From my blog
It’s hard to believe that it’s been three years since 9/11. At times it seems like we have lived in our often (though often justifiably) paranoid state forever. Other times it seems like the event happened so recently, (though the constant reminders at the political conventions seek to make that impression.)
Before 9/11, things seemed a lot less serious – for me anyway. Clearly I was younger at that point, but before that day everything seemed to be going just fine. Our country wasn’t in the best of its economic times, but far from its worst, and war seemed so distant.
Since then, an atmosphere of war has been over our country, whether or not the nature of the situation in Iraq is war or post-war peacekeeping (or peacemaking), or whether a war on terror is actually a war. No matter how war is defined these days, this atmosphere of war is certainly prevalent.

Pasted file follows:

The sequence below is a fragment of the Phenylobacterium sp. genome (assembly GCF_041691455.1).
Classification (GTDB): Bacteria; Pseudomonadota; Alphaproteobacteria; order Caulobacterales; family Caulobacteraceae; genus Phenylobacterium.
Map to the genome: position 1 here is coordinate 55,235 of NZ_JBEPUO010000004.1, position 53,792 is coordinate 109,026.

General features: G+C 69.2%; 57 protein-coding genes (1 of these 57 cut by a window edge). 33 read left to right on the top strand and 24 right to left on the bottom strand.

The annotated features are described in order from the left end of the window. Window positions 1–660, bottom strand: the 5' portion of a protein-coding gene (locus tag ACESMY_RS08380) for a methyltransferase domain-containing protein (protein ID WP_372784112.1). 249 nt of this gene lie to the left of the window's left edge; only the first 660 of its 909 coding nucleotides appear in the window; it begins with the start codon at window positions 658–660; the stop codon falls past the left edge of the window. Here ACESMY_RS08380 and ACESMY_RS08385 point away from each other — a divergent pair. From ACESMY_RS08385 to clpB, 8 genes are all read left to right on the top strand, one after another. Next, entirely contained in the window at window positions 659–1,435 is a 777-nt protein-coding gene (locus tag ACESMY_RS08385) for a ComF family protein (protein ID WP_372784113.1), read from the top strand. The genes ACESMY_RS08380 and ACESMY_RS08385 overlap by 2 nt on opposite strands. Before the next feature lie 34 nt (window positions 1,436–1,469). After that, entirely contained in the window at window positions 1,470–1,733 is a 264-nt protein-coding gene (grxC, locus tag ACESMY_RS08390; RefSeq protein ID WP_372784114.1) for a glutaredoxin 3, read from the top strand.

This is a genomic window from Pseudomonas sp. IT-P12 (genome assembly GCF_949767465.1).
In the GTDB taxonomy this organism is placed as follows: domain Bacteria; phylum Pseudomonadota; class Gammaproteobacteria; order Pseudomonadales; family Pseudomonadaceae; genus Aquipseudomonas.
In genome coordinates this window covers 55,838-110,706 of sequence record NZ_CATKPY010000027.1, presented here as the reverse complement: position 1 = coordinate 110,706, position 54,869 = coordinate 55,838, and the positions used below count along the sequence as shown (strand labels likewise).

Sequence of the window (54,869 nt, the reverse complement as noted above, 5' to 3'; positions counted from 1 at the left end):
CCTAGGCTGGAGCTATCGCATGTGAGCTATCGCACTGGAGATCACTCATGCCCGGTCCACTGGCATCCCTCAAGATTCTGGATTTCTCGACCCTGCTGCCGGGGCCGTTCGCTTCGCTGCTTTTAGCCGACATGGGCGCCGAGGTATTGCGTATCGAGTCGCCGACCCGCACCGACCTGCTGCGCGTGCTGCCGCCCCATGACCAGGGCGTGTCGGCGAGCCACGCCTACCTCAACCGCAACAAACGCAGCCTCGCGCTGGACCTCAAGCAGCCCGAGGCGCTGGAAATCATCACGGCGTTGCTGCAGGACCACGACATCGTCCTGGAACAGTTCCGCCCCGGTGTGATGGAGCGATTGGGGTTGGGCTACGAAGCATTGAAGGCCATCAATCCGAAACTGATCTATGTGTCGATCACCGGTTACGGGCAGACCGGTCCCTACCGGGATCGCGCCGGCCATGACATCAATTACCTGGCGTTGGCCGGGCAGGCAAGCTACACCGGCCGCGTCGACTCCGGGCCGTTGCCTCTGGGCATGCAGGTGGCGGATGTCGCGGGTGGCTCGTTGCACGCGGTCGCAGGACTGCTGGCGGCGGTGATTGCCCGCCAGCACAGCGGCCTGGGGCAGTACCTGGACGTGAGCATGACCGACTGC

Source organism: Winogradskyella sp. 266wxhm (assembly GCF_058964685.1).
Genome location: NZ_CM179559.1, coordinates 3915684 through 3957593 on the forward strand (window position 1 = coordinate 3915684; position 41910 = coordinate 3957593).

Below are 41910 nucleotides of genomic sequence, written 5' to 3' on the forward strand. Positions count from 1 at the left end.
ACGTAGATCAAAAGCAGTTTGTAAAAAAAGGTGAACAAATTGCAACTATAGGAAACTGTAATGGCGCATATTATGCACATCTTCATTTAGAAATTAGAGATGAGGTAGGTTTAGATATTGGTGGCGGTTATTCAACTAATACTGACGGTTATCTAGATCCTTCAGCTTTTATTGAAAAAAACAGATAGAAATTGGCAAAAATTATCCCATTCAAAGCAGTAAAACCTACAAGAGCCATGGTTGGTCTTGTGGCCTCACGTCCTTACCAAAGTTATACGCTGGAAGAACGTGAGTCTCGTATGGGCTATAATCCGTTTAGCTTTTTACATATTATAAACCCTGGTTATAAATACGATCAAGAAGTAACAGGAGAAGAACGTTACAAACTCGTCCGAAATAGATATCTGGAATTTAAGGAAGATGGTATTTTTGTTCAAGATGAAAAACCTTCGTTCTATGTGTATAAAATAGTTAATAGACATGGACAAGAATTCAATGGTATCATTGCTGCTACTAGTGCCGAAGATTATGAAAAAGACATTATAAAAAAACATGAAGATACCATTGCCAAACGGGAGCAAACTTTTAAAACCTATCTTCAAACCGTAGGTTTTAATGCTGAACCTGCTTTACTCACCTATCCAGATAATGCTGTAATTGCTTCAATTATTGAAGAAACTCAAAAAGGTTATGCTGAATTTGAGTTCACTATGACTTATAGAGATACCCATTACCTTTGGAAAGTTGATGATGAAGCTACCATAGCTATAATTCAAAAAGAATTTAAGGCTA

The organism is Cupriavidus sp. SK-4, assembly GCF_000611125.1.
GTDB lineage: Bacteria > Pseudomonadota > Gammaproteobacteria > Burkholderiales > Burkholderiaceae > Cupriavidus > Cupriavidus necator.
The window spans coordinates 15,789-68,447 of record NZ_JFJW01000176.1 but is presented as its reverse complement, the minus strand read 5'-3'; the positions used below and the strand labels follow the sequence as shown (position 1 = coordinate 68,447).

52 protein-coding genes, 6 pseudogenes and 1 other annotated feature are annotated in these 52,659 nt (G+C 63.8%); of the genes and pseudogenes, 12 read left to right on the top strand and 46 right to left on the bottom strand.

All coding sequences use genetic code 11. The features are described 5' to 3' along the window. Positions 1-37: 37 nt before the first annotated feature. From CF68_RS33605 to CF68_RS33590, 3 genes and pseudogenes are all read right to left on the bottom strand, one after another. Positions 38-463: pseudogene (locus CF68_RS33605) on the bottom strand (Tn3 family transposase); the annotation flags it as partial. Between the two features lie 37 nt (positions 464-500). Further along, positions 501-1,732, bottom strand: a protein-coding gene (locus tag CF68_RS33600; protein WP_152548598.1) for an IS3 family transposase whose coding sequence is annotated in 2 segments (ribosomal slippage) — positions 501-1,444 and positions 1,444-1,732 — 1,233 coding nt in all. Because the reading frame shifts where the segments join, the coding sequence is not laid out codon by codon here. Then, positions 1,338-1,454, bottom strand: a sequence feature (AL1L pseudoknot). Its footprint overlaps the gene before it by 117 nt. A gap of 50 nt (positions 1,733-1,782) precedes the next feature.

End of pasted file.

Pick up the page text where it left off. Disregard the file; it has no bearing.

It has also caused as close to a political war as any of us have seen here at home. Undoubtedly, we are more torn apart politically than we were at any other time in recent memory.
What we do need to recognize is that our political opponents are not enemies – they do not hate America, they see a conflicting vision of it.
I included the conclusion of Lincoln’s first inaugural address – (you’ve probably heard it at the end of American History X). We are nowhere near (I hope) the division that beset our country back then, but it’s relevant anyway.
“We are not enemies, but friends. We must not be enemies. Though passion may have strained it must not break our bonds of affection. The mystic chords of memory, stretching from every battlefield and patriot grave to every living heart and hearthstone all over this broad land, will yet swell the chorus of the Union, when again touched, as surely they will be, by the better angels of our nature.”
We have, and we have created, too many people abroad who consider us enemies to fight here at home about who loves our country more.Powered by Sidelines